The first of 11 Ki-61-II prototypes recorded its maiden flight in December 1943. The flight trials were disappointing, for the engine suffered from crankshaft failures, the enlarged wing was structurally suspect, and the handling characteristics were poor. As a result only eight of the prototypes were flown, and the ninth was converted to the Ki-61-II Kai standard with the Ki-61-I’s wing panels, a larger rudder, and the fuselage lengthened to 30 ft 0.625 in (9.16 m). These changes removed the Ki-61-II’s structural and handling problems; 30 pre-production aircraft were built to this standard, and the Imperial Japanese army air force ordered the Ki-61-II Kai into production for service as the Army Type 3 Fighter Model 2. In other respects, the Ki-61-II Kai differed from the Ki-61-Ib in details such as its empty weight of 6,261 lb (2840 kg), normal take-off weight of 8,333 lb (3780 kg), maximum take-off weight of 8,433 lb (3825 kg), maximum speed of 329 kt (379 mph; 610 km/h) at 19,685 ft (6000 m), climb to 16,405 ft (5000 m) in 6 minutes 0 seconds, service ceiling of 36,090 ft (11000 m), maximum range of 863 nm (994 miles; 1600 km) with drop tanks, and typical range of 594 nm (684 miles; 1100 km) with internal fuel.
The Ki-61-II Kai entered production in September 1944, and was built in two forms as the Ki-61-II Kai-a (Army Type 3 Fighter Model 2A) with the fixed forward-firing armament of two 20 mm cannon and two 0.5 in (12.7 mm) machine guns, and the Ki-61-II Kai-b (Army Type 3 Fighter Model 2B) with the fixed forward-firing armament of four 20 mm cannon. Production totalled 274 airframes up to August 1945, but only 99 of these were completed to Ki-61-II Kai standards because of engine unreliability and then, in January 1945, the total destruction of Kawasaki’s Akashi aero engine factory by a bombing raid. The Ki-61-II was one of only very few well-armed Japanese aircraft able to reach the operational altitude of the Boeing B-29 Superfortress strategic heavy bombers raiding Japan, and most of B-29 bombers lost to Japanese fighters were shot down by Ki-61-II aircraft.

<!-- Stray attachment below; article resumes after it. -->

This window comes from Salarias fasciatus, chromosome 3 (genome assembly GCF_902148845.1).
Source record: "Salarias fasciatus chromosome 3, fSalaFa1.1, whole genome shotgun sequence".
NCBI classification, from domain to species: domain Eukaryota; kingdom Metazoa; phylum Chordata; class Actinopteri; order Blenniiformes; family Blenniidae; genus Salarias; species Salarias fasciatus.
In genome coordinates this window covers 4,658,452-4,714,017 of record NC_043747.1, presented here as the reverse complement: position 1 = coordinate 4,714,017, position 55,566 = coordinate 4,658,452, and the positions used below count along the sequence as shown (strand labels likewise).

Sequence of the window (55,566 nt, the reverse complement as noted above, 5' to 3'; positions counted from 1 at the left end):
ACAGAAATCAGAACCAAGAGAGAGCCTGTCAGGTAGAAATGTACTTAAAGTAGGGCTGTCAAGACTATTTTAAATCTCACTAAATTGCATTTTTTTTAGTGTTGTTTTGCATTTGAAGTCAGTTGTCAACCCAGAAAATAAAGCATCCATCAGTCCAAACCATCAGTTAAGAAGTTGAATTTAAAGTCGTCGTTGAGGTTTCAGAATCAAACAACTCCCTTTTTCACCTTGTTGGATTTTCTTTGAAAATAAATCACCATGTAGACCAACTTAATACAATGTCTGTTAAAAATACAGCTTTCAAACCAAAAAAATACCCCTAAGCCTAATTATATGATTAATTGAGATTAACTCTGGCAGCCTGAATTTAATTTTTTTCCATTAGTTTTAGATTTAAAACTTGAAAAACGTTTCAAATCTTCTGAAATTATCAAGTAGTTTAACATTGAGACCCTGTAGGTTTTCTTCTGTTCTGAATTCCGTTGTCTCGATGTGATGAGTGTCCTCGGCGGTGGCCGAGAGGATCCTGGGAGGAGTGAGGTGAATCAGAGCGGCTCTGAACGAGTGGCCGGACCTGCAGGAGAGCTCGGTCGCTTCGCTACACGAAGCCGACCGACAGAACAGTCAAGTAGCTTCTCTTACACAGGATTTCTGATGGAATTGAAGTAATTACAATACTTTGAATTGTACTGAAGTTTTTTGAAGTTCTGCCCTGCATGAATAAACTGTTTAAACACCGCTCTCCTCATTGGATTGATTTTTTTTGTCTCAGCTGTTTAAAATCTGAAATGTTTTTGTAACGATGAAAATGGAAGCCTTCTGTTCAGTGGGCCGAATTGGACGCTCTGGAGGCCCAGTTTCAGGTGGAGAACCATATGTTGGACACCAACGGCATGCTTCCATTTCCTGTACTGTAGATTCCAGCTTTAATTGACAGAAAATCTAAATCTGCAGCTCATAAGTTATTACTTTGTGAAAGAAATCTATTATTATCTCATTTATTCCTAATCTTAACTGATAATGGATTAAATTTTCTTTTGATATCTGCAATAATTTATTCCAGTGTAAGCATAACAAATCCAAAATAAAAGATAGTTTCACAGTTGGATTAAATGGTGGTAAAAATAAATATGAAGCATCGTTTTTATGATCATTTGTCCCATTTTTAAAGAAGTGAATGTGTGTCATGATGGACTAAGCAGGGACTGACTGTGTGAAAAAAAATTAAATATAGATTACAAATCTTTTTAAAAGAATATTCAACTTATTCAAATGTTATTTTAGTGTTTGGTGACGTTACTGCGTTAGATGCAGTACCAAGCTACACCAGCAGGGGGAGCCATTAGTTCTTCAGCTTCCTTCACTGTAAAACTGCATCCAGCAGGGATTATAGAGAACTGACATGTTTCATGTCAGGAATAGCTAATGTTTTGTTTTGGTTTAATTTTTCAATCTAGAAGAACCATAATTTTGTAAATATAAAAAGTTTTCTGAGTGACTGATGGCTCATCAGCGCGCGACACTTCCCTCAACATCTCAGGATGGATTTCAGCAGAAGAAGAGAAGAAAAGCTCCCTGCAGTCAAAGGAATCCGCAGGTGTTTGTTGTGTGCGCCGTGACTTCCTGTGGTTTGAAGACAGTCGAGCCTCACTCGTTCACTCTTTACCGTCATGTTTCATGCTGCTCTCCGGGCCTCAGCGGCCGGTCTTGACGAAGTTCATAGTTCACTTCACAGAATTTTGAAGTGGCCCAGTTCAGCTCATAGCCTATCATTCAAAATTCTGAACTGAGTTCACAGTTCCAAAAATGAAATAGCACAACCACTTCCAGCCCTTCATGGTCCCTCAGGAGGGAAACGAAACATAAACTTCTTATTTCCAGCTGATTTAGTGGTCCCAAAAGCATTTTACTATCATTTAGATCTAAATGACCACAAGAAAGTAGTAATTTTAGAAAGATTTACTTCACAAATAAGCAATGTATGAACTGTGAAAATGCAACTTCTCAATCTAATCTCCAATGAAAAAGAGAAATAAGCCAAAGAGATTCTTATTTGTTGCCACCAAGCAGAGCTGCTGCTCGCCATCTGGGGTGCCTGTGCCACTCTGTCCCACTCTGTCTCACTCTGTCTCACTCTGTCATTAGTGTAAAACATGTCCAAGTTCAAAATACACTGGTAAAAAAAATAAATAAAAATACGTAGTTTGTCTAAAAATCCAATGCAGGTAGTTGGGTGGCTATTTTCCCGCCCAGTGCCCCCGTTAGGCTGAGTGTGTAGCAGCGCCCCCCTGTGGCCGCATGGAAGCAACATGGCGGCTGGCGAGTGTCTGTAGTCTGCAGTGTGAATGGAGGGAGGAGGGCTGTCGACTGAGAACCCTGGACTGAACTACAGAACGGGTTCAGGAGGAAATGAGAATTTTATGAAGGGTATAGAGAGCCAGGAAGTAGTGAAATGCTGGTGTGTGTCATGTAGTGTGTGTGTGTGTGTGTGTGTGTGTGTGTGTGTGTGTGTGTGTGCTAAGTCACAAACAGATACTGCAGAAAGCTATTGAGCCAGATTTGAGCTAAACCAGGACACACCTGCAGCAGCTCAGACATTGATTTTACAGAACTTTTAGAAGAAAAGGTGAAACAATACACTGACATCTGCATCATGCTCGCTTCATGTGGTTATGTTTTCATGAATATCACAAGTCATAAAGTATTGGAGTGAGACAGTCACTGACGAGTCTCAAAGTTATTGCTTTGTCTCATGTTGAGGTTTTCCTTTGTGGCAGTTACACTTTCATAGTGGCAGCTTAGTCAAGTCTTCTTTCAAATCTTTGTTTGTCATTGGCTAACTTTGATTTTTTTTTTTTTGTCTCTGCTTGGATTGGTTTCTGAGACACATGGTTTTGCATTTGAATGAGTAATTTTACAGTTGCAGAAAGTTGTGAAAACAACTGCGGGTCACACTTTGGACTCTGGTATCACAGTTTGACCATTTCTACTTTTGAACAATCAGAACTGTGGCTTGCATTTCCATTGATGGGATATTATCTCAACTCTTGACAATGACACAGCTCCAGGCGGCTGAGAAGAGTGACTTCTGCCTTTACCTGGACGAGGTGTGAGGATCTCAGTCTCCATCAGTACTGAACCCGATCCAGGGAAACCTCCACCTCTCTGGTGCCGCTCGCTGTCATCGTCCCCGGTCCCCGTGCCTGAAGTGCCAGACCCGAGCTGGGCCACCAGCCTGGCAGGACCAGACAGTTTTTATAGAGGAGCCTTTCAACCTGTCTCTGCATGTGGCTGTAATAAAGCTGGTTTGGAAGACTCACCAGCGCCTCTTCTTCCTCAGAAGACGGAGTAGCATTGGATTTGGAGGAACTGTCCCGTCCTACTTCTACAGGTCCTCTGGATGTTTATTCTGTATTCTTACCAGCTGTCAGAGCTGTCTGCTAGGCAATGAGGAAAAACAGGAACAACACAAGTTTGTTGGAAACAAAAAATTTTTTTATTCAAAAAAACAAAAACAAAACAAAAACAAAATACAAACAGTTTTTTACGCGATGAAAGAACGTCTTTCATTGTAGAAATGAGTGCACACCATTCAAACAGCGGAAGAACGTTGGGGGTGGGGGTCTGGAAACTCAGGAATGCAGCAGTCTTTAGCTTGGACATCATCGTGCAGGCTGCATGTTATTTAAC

The Ki-61-III was a single prototype with a cut-down rear fuselage and a canopy design which was later used on the Ki-100-II. Total production of the Ki-61 series was 3,159 aircraft.
After World War II numbers of captured Ki-61 fighters were used by each side in the Chinese civil war, and in 1945 the Indonesian People’s Security Force seized a small number of aircraft at numerous Japanese air bases. Most of these aircraft were destroyed in the fighting between the Netherlands, the returning colonial power, and the newly-proclaimed Republic of Indonesia during the Indonesian national revolution of 1945/49.
Kawasaki Ki-61-Ib Hien
Manufacturer: Kawasaki Kokuki K.K.
Accommodation: pilot in the enclosed cockpit
Fixed armament: two 0.5 in (12.7 m) Type 1 fixed forward-firing machine guns with 250 rounds per gun in the upper part of the forward fuselage with synchronisation equipment to fire through the propeller disc, and two 0.5 in (12.7 mm) Type 1 fixed forward-firing machine guns with 200 rounds per gun in the leading edges of the wing
Disposable armament: none
Equipment: standard communication and navigation equipment, plus a reflector gun sight
Powerplant: one Kawasaki Ha-40 (Army Type 2) liquid-cooled inverted V-12 piston engine rated at 1,175 hp (876 kW) for take-off and 1,080 hp (805 kW) at 11,485 ft (3500 m)
Internal fuel: 145.3 US gal (121 Imp gal; 550 litres)
External fuel: up to 105.7 US gal (88 Imp gal; 400 litres) in two 52.8 US gal (44 Imp gal; 200 litre) drop tanks
Dimensions: span 39 ft 4.25 in (12.00 m); area 215.28 sq ft (20.00 m²);length 28 ft 8.5 in (8.75 m); height 12 ft 1.75 in (3.70 m); wheel track 13 ft 1.5 in (4.00 m)
Weights: empty 4,872 lb (2210 kg); normal take-off 6,504 lb (2950 kg); maximum take-off 7,165 lb (3250 kg)
Performance: maximum level speed ‘clean’ 319.5 kt (368 mph; 592 km/h) at 15,945 ft (4860 m); cruising speed 216 kt (249 mph; 400 km/h) at 13,125 ft (4000 m); climb to 16,405 ft (5000 m) in 5 minutes 31 seconds; service ceiling 37,730 ft (11600 m); maximum range 594 nm (684 miles; 1100 km) with drop tanks; typical range 324 nm (373 miles; 600 km) with standard fuel